Have you ever stopped and watched, spellbound, as construction workers move around at great heights, confidently setting beams and working atop rooflines? While they may appear to have the confident nonchalance of a skilled trapeze artist, they are supported by safety equipment and regulations that help to guarantee that everyone goes home safe and whole at the end of the workday. Eliot Lothrop, of Building Heritage, wrote an article in the Journal of Light Construction about working at height and the equipment he relies on every day.
Eliot’s experience guided him away from what he calls “compliance-in-a-can” safety solutions, instead of borrowing from the collective knowledge of rock climbers and arborists. Like many construction companies, Building Heritage requires employees to wear hard hats at all times on-site, so comfort is a must for long days and active workers. Traditional construction hard hats can be uncomfortable and ill-fitting, so the team shifted to rock-climbing hard hats complete with chin straps and spots to attach ear muffs, visor, and headlamp – handy for timber framers and restoration specialists!
His team also moved away from the standard fall-arrest harnesses (the kind that come with your typical lift rental) and into full-body harnesses. Eliot says that for much of their work, a high-performance harness that allows for better work positioning and more mobility is critical. He notes, “to safely work on a roof slope or other location with poor footing where you might lean against your rope, the attachment point needs to be in front of you.”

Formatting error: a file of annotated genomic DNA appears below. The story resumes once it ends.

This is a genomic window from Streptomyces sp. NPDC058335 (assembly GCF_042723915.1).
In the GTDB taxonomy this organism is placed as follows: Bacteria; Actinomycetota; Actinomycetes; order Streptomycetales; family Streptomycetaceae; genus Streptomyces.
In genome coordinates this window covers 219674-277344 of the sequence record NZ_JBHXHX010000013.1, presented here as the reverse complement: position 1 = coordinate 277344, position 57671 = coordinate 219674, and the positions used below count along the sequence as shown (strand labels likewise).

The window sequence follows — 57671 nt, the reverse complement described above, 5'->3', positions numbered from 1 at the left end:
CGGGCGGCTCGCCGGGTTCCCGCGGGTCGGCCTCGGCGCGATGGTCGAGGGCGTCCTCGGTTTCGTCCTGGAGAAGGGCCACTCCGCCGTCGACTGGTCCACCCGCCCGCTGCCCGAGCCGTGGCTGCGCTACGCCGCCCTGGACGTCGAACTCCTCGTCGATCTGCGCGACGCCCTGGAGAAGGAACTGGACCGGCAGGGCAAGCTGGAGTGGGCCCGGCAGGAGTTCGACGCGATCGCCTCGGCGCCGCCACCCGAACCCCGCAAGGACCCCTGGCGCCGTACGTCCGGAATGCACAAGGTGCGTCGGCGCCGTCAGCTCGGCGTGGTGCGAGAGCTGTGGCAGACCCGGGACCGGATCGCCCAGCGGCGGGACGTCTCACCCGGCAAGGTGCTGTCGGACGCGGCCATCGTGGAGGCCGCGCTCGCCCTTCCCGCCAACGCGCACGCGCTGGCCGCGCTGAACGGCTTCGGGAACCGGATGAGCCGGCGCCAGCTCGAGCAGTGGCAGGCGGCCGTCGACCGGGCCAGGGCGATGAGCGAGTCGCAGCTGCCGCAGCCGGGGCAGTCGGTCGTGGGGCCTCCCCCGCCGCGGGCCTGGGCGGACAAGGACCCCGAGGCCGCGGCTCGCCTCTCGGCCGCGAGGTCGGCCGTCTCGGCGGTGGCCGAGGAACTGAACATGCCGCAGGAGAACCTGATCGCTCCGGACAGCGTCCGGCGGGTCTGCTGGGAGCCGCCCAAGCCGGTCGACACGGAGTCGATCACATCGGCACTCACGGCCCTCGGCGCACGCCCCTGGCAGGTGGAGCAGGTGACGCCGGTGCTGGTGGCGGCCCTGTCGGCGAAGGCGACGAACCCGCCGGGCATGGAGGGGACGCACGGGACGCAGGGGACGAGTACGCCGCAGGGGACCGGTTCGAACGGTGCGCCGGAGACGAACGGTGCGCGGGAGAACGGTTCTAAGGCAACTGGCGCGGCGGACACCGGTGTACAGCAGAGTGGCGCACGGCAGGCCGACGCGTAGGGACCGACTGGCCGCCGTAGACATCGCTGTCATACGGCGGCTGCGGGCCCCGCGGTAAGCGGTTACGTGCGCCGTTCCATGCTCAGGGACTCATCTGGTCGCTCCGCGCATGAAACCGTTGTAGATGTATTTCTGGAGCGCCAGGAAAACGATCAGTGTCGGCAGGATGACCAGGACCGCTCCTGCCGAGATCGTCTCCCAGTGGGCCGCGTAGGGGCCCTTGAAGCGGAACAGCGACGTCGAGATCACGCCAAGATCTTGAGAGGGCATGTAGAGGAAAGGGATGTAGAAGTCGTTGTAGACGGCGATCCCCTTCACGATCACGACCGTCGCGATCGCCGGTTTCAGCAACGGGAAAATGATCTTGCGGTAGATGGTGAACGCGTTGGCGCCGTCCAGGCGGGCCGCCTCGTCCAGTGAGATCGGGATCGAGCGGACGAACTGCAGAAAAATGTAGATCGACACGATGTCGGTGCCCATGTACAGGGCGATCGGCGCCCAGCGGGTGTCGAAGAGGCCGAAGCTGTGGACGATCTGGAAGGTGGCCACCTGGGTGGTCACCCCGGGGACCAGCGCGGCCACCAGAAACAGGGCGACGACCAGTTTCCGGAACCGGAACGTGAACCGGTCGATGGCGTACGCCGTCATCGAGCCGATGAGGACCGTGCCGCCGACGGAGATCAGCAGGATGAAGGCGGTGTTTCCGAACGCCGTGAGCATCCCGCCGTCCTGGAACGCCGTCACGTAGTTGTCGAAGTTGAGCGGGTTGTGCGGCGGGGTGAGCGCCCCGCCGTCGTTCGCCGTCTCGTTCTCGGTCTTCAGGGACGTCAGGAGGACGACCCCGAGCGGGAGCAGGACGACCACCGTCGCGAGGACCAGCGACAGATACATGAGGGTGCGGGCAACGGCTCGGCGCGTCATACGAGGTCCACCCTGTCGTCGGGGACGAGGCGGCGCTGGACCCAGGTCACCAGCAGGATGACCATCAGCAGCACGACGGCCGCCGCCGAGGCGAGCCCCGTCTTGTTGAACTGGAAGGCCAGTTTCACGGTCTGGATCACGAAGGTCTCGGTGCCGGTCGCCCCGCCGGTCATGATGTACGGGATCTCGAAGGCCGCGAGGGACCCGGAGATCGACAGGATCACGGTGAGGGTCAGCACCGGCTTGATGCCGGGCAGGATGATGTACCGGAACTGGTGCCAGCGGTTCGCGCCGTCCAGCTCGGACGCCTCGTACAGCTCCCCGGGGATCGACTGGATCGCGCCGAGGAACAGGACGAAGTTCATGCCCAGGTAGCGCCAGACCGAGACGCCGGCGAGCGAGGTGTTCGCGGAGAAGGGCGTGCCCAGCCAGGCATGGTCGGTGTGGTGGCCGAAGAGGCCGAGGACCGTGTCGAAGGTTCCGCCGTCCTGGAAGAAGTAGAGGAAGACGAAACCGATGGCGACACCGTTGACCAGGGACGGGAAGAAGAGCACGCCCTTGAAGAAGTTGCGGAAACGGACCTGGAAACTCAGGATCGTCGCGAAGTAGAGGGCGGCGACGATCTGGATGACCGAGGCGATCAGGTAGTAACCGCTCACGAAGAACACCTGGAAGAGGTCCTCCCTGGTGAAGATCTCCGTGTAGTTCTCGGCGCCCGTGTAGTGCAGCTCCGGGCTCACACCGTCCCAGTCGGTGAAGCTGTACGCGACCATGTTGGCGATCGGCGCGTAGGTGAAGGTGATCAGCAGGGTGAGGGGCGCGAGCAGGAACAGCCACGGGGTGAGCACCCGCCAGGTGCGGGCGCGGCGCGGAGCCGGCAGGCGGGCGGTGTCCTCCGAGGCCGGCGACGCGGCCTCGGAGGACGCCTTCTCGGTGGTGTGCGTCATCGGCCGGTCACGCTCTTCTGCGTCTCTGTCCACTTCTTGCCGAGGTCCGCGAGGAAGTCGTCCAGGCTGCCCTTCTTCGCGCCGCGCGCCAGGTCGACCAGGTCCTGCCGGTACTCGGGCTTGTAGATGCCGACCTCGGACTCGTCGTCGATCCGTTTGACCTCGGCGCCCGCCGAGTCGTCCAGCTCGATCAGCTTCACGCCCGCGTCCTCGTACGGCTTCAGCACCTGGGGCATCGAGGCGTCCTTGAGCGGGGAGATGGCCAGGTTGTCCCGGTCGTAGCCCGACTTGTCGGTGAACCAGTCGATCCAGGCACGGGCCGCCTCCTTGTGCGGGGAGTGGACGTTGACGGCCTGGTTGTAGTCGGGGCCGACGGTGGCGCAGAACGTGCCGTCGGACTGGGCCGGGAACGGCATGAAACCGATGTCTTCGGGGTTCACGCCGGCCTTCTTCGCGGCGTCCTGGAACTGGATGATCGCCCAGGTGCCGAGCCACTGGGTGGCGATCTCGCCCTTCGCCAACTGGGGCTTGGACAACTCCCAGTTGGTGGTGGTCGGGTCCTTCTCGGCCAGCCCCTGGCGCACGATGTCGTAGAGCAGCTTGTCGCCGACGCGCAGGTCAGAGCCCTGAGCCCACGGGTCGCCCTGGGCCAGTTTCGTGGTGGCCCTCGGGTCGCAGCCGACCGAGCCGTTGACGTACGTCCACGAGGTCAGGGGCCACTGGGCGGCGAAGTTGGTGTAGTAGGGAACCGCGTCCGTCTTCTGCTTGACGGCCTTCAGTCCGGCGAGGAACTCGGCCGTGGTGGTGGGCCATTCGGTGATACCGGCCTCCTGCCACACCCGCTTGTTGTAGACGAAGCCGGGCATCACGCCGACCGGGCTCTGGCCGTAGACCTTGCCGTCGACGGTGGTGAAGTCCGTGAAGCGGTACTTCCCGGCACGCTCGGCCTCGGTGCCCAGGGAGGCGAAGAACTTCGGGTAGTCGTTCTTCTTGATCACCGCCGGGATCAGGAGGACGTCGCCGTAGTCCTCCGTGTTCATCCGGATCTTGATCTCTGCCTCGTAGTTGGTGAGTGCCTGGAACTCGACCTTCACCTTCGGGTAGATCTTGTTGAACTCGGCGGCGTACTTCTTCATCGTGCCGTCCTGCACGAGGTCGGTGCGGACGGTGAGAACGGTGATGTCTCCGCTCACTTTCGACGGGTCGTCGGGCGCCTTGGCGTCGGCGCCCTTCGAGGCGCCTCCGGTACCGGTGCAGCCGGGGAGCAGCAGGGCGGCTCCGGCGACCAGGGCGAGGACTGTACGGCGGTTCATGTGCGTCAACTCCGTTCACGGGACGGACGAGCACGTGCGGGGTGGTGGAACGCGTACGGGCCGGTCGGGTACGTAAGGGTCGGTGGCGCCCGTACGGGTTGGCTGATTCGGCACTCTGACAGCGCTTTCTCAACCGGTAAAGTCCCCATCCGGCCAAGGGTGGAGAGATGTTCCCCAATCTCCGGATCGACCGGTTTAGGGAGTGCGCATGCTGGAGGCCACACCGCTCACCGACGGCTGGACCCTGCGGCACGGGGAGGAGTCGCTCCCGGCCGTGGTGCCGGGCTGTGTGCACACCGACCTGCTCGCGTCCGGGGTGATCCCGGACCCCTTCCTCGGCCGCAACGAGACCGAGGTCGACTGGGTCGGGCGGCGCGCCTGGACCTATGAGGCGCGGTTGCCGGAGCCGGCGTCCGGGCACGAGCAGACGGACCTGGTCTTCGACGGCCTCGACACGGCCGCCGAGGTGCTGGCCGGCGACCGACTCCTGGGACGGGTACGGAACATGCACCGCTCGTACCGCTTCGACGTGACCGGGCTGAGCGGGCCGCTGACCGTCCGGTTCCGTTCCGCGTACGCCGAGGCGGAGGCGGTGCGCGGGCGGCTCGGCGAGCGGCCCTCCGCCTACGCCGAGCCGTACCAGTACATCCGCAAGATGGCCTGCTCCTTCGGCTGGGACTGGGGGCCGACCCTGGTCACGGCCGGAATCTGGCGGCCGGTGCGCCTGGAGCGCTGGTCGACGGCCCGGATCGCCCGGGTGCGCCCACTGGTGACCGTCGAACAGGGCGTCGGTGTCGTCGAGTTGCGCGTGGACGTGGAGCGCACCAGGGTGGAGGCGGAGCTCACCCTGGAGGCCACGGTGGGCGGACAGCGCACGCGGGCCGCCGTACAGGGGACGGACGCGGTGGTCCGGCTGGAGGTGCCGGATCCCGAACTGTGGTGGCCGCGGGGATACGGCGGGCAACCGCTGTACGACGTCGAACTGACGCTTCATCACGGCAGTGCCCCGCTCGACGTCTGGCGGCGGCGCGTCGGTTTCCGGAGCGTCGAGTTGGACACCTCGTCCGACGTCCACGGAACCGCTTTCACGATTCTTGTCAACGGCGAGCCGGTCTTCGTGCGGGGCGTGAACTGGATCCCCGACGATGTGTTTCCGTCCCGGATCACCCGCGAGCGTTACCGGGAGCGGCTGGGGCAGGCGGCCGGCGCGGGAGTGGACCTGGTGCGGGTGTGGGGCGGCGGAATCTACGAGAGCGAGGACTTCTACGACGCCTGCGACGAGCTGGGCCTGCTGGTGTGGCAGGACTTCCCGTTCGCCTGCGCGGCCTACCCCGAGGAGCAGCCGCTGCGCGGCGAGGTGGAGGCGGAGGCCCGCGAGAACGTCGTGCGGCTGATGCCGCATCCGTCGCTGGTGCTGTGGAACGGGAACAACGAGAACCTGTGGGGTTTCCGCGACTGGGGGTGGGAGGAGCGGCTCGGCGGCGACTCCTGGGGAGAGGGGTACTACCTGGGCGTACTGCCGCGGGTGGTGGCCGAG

All puns aside, the rope system is what ties it all together in the end, and Eliot uses arborist ropes in a variety of ways to suit the need and situation. When anchoring ropes, the type of anchor depends on the location: for stationary anchor points, Eliot utilizes a single, long lanyard to allow for freedom of movement, and for anchoring to roof framing, the team uses a ring strap anchor tied off with a figure-eight knot (and additional safety knot at the end). For rope work, the Building Heritage team employs a mobile fall-arrester that follows the worker up and down the rope smoothly and without much adjustment. However, in much of their vertical work, the team uses a two-rope system – the fall-arrest lifeline and a second rope-and-anchor setup with a self-braking descender.
Eliot reports that his team works more safely and efficiently using the lighter arborist and rock-climbing gear – while it’s not traditional, it gets the job done and is more comfortable to boot. See the gear Eliot’s team uses below!
Hard hats: Petzl Vertex Vent, Type 1, Class C Model
Harness: Petzl AVAO BOD international version
Arborist ropes: Petzl Axis 11mm
Roof anchor: DBI Sala-style D ring strap anchors
Stationary anchor: Petzel ABSORBICA-I international version
Rope work: Petzel ASAP mobile fall-arrester
Two-rope positioning system descender: Petzel RIG self-braking descender